Evangelism is not just convincing people the gospel is true but also that it is better.
- Christians who shine the light of the gospel on the myths of our world do not simply say, “This is right and this is wrong,” but “This is better.” The gospel tells a better story. Yes, the gospel exposes the lies we believe and promote in society, but once our eyes adjust to its brightness, we discover how the gospel also answers our deeper longings in ways that surprise us. Evangelism is not just convincing people the gospel is true but also that it is better. (12)
- It’s not what you’re looking at on your phone but that you’re always looking at your phone. It’s not what you might access on your phone that is most influential; it’s what your phone accesses in you. It’s not enough to ask, “What am I doing on my phone?” Instead, we’ve got to ask, “What is my phone doing to me?” The primary myth the smartphone tells you every day is that you are the center of the universe. If your phone is your world, and if the settings and apps are tailored to you and your interests, then with you at all times is a world that revolves around you. (20)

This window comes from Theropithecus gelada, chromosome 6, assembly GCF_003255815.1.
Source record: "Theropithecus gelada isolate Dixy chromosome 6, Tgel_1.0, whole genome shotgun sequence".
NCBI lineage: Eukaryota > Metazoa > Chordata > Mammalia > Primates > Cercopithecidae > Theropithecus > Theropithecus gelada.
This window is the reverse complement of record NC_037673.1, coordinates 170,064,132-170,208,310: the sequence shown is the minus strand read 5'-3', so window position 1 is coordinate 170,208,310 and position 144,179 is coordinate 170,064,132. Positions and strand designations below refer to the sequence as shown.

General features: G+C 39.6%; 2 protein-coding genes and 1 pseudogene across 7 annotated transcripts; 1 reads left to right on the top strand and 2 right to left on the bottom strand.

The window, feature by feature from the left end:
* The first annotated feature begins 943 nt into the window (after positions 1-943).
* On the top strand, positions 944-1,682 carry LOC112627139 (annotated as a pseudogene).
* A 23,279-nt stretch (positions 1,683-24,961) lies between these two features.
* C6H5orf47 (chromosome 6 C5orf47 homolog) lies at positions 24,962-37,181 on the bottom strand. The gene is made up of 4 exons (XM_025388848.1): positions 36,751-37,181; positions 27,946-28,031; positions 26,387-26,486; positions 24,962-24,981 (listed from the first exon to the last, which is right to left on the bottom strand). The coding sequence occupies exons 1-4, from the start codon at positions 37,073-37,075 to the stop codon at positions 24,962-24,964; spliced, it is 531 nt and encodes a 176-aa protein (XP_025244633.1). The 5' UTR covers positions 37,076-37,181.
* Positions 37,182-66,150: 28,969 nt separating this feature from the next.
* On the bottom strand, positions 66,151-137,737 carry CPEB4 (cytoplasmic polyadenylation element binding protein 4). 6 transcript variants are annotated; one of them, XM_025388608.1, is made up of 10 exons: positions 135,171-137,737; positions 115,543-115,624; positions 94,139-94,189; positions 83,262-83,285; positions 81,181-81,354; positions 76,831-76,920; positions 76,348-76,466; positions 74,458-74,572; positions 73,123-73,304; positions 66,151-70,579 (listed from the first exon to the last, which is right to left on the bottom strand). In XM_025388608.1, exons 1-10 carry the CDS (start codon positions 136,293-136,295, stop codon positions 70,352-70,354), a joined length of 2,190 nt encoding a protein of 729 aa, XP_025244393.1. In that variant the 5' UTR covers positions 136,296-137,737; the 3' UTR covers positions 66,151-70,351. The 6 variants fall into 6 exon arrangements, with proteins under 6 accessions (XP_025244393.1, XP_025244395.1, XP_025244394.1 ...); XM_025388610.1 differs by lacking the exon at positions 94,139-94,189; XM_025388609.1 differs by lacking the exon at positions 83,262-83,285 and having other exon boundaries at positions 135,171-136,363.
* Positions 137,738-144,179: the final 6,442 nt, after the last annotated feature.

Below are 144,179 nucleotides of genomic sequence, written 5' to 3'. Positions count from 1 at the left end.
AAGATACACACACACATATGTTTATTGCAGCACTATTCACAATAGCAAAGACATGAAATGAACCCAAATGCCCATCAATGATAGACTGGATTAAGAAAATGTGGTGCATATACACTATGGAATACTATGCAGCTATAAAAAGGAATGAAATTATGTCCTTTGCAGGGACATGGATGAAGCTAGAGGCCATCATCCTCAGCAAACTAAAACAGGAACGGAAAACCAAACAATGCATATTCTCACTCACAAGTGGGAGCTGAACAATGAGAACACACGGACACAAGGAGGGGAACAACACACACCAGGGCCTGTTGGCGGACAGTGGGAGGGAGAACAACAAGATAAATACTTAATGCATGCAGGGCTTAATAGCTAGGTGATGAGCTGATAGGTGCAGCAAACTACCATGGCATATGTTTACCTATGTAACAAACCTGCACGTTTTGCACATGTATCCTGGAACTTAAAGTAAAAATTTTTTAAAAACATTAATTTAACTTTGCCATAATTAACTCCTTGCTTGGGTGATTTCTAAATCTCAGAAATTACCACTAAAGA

- The church can bring you into contact with people who wouldn’t make it into your tailored news feed. A good church will cultivate relationships that are solid enough for people to say, “I love you, and you’re wrong.” If your church isn’t like that, then work at making your congregation a place where we break free from our prisons of online coddling so we can learn truer and deeper ways of love and grace. (40)
- Faithfulness in a world of entertainment doesn’t start with the desire to be better interpreters of the world’s stories; it starts with the desire to better know God’s story. . . . Unless you inhabit the strange world of the Bible, with God’s Word on your lips and his stories planted in your heart, you will not be faithful in a world of entertainment. Faithfully engaging the world’s entertainment doesn’t start with cinema but with Scripture. (62)